I've been enjoying Nintendo's new The Legend of Zelda: Breath of the Wild over the past few days and have been using the Switch's built-in social media posting and captioning tools to share some of the more memorable sights and thoughts as I've set out to explore Hyrule.  From the Great Plateau to Kakariko Village out to the eastern coast and parts north, I'm clearing out shrines and climbing towers and giving Bokoblins the business.  Here are some of my favorite tweets from the past few days worth of exploration.

Continue reading "Musings From The Legend Of Zelda: Breath Of The Wild" »

How To Future-proof Your New Nintendo Switch

Nintendo SwitchSo you just brought home your brand new Nintendo Switch and probably a copy of The Legend of Zelda: Breath of the Wild.  Congratulations!  I know you're ready to play with power, but before you do, you should think about the future.  There are lots of young children who are getting their first taste of Nintendo products today (well, hopefully not literally) who will, in thirty years or so, feel the nostalgic draw of the Switch experience.  When those kids have some disposable income in 2047, they'll be eager to revisit the Switch memories of their youth and will want to buy a used system to recapture the magic.  The used system they buy could be yours, so do yourself and that child a favor and future-proof your Switch for posterity (and to raise the resale value).  It's easy!  Here's how you do it.

  1. Save all of the packaging!  The box, the inserts, the wrappings, everything!  You'll be able to list your Switch on the eBay-of-the-future as COMPLETE IN BOX AAA+++ and really mean it.  Video games that include all of the original packaging always sell for a higher price than just a loose cartridge or console.
  2. The Switch is made to be taken around with you and played at midnight basketball games and rooftop parties, but you can't risk scuffing, scratching, or damaging it.  Never take it out of the house.  Your Switch is an indoor animal from now on.
  3. If you have children of your own, do not let them play the Switch.  Giving it to them now risks breaking it and then they won't be able to appreciate it thirty years from now.
  4. Say, do you take good care of your possessions?  You're not going to accidentally damage the Switch yourself, are you?  Can you be trusted?  Remember what happened to your Nintendo DSi?  Yeah, I thought so.  Perhaps you should just seal the Switch inside one of those acrylic collector cases.  It'll be safer that way.  It's the only way to guarantee the integrity of the system.  Glue it shut.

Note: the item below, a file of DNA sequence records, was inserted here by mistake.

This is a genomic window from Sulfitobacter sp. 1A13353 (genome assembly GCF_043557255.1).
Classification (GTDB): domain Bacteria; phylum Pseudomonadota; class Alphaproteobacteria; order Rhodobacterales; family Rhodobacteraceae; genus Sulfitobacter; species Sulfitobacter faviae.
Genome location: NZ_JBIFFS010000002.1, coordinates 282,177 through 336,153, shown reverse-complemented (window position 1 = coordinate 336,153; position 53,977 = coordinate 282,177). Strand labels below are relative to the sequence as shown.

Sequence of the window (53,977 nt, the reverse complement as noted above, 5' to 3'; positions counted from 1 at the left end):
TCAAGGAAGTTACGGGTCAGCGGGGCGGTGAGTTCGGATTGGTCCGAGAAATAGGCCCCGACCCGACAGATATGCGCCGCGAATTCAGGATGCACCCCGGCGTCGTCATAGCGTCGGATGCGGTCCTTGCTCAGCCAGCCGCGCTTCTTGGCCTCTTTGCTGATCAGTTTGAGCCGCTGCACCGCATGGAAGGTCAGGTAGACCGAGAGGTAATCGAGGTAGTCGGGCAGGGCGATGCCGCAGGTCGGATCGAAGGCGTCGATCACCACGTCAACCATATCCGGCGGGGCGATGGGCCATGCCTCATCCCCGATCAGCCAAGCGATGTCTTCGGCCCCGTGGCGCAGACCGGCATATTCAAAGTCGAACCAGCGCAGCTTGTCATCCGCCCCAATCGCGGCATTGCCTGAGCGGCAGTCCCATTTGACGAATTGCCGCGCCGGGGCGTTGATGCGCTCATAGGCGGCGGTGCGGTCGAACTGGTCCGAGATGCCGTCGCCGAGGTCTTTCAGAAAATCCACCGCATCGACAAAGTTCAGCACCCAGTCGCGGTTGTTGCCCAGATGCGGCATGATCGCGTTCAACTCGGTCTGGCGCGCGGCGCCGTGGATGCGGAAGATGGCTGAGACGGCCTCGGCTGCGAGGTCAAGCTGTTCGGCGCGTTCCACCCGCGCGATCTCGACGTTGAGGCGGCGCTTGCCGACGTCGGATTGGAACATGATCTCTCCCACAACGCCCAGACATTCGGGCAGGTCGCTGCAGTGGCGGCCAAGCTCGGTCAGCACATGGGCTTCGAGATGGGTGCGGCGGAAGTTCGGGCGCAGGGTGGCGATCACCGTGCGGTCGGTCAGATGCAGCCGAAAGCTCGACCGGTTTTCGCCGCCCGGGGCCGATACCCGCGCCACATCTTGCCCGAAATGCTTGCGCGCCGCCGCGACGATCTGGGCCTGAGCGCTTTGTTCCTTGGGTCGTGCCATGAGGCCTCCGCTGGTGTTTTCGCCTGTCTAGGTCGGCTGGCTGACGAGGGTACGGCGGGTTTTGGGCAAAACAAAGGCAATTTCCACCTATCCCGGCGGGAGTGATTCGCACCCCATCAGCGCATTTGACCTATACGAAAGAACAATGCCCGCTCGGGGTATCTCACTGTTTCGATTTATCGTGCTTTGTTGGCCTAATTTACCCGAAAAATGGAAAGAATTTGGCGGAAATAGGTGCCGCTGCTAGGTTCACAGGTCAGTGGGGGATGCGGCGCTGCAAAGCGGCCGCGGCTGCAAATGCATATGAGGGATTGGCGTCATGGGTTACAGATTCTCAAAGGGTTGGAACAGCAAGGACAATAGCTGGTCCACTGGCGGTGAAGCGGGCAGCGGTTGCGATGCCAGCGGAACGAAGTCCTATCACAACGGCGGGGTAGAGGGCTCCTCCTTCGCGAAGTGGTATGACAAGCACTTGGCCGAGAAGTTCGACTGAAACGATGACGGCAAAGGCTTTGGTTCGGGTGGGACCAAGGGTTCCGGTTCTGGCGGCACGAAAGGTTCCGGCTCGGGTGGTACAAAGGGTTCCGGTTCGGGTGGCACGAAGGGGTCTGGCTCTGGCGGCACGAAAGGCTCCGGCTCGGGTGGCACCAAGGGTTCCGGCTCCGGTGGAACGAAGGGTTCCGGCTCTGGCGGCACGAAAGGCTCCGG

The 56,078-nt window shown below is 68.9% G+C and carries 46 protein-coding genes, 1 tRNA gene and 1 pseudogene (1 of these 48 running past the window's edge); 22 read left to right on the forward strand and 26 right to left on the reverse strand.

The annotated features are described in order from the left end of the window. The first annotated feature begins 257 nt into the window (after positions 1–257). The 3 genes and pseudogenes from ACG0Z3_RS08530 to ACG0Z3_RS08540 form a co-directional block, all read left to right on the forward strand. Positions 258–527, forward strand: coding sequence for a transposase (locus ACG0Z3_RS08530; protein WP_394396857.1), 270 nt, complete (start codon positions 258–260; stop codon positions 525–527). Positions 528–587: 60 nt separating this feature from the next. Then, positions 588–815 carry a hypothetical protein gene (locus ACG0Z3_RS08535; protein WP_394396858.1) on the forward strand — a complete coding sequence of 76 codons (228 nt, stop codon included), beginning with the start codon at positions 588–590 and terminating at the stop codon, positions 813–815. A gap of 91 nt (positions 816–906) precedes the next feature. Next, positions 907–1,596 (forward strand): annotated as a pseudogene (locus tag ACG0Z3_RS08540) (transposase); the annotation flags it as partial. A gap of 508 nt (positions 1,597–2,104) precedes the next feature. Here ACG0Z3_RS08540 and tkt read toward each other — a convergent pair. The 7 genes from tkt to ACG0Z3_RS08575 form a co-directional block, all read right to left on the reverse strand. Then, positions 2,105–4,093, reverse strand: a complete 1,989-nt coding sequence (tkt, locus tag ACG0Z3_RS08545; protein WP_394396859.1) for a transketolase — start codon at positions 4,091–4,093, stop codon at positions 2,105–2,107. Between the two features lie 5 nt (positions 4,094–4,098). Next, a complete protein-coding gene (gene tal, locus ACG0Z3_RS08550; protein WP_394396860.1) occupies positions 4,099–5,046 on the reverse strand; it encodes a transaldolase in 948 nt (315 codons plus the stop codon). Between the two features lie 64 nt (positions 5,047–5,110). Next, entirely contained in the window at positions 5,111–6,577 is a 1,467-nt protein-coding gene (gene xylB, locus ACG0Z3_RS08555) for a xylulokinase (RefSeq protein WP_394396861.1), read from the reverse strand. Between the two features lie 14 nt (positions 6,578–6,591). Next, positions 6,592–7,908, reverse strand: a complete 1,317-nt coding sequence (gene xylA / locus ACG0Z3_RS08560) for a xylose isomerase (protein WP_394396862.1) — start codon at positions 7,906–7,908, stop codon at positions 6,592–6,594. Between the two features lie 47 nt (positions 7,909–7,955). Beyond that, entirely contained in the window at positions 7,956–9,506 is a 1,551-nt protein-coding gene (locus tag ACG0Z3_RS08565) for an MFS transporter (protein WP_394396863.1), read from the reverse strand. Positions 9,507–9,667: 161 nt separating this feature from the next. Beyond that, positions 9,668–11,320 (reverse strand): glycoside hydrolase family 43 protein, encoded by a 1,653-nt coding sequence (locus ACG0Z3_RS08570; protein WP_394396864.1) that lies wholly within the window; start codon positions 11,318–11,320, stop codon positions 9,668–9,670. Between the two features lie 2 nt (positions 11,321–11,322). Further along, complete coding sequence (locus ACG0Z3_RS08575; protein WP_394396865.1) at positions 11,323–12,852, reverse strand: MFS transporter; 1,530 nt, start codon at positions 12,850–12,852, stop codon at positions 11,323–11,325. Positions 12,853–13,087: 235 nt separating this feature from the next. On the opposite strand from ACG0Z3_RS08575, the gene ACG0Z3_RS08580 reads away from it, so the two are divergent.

5. Come to think about it, leaving your Switch laying around the house is a bad idea if you have kids or pets of your own.  They could knock it over, pounce on it, throw it against the wall, or any other kind of punishing activity while trying to break it out of the acrylic case.  Never leave your Switch lying around! Don't you have a safe?  No, you don't have a safe. Get a safe! Keep the Switch locked up when you're not admiring it.  The combination to the lock should be a secret to everybody (including yourself!).

That should cover things for now.  Join me again in thirty years when it's time to cash out and we'll discuss the criteria for determining who is worthy of buying your Switch on the retro gaming market.  Spoiler: there are background checks involved.  Happy gaming!

The Many Faces Of Weird Mario

weird Mario

The legend of Super Mario Maker's Weird Mario speaks of a deformed version of Mario that, when powered-up with a Weird Mushroom as opposed to a Super Mushroom, reinterprets his proportions to match that of a real human and augments his jumping ability appropriately.  We don't get to see what Weird Mario would look like riding Yoshi or turned into a Tanooki Suit statue during normal gameplay, but in the game's Edit Mode it's possible to knock on a placed door with the stylus which causes a differently powered-up Weird Mario to answer.  It is in these moments we get a glimpse of Weird Mario wearing such power-ups such as a Frog Suit or a Flying Squirrel Suit.  Supper Mario Broth has collected all of these alternate Weird Mario appearances for your gawking pleasure.  It's rather unsettling, but a necessary step in the ongoing field of Weird Mario research.